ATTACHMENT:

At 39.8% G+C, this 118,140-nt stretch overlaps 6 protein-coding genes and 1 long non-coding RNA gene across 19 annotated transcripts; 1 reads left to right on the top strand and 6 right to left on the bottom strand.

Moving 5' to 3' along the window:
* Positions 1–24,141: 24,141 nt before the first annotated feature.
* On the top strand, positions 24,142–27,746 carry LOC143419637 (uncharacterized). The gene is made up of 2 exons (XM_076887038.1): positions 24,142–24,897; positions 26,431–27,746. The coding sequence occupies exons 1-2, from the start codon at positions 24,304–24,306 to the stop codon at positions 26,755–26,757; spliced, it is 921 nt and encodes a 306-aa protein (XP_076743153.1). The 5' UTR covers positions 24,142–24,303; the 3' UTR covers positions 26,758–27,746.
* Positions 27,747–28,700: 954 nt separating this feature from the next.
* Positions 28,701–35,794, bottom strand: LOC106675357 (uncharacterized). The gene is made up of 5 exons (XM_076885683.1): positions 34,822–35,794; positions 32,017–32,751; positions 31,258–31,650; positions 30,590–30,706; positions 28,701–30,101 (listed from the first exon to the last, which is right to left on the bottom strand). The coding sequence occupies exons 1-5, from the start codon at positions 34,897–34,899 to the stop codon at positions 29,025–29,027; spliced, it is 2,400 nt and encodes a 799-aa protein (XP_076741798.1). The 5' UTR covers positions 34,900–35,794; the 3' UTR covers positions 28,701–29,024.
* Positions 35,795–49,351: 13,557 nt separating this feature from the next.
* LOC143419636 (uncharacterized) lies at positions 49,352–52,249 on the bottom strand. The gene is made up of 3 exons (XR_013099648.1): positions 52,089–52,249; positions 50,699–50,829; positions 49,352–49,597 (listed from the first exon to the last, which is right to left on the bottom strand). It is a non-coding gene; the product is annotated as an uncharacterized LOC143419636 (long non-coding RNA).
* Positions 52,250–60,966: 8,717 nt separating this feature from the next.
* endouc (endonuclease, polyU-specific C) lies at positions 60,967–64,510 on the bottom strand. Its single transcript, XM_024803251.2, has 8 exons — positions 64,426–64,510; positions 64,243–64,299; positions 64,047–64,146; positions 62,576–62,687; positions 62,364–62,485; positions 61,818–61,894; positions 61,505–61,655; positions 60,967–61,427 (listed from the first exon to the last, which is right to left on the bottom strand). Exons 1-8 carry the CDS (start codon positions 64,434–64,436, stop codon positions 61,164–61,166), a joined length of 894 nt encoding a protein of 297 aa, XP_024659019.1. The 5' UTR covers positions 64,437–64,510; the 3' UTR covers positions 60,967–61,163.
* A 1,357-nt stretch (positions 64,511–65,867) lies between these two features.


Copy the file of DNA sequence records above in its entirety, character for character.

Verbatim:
At 39.8% G+C, this 118,140-nt stretch overlaps 6 protein-coding genes and 1 long non-coding RNA gene across 19 annotated transcripts; 1 reads left to right on the top strand and 6 right to left on the bottom strand.

Moving 5' to 3' along the window:
* Positions 1–24,141: 24,141 nt before the first annotated feature.
* On the top strand, positions 24,142–27,746 carry LOC143419637 (uncharacterized). The gene is made up of 2 exons (XM_076887038.1): positions 24,142–24,897; positions 26,431–27,746. The coding sequence occupies exons 1-2, from the start codon at positions 24,304–24,306 to the stop codon at positions 26,755–26,757; spliced, it is 921 nt and encodes a 306-aa protein (XP_076743153.1). The 5' UTR covers positions 24,142–24,303; the 3' UTR covers positions 26,758–27,746.
* Positions 27,747–28,700: 954 nt separating this feature from the next.
* Positions 28,701–35,794, bottom strand: LOC106675357 (uncharacterized). The gene is made up of 5 exons (XM_076885683.1): positions 34,822–35,794; positions 32,017–32,751; positions 31,258–31,650; positions 30,590–30,706; positions 28,701–30,101 (listed from the first exon to the last, which is right to left on the bottom strand). The coding sequence occupies exons 1-5, from the start codon at positions 34,897–34,899 to the stop codon at positions 29,025–29,027; spliced, it is 2,400 nt and encodes a 799-aa protein (XP_076741798.1). The 5' UTR covers positions 34,900–35,794; the 3' UTR covers positions 28,701–29,024.
* Positions 35,795–49,351: 13,557 nt separating this feature from the next.
* LOC143419636 (uncharacterized) lies at positions 49,352–52,249 on the bottom strand. The gene is made up of 3 exons (XR_013099648.1): positions 52,089–52,249; positions 50,699–50,829; positions 49,352–49,597 (listed from the first exon to the last, which is right to left on the bottom strand). It is a non-coding gene; the product is annotated as an uncharacterized LOC143419636 (long non-coding RNA).
* Positions 52,250–60,966: 8,717 nt separating this feature from the next.
* endouc (endonuclease, polyU-specific C) lies at positions 60,967–64,510 on the bottom strand. Its single transcript, XM_024803251.2, has 8 exons — positions 64,426–64,510; positions 64,243–64,299; positions 64,047–64,146; positions 62,576–62,687; positions 62,364–62,485; positions 61,818–61,894; positions 61,505–61,655; positions 60,967–61,427 (listed from the first exon to the last, which is right to left on the bottom strand). Exons 1-8 carry the CDS (start codon positions 64,434–64,436, stop codon positions 61,164–61,166), a joined length of 894 nt encoding a protein of 297 aa, XP_024659019.1. The 5' UTR covers positions 64,437–64,510; the 3' UTR covers positions 60,967–61,163.
* A 1,357-nt stretch (positions 64,511–65,867) lies between these two features.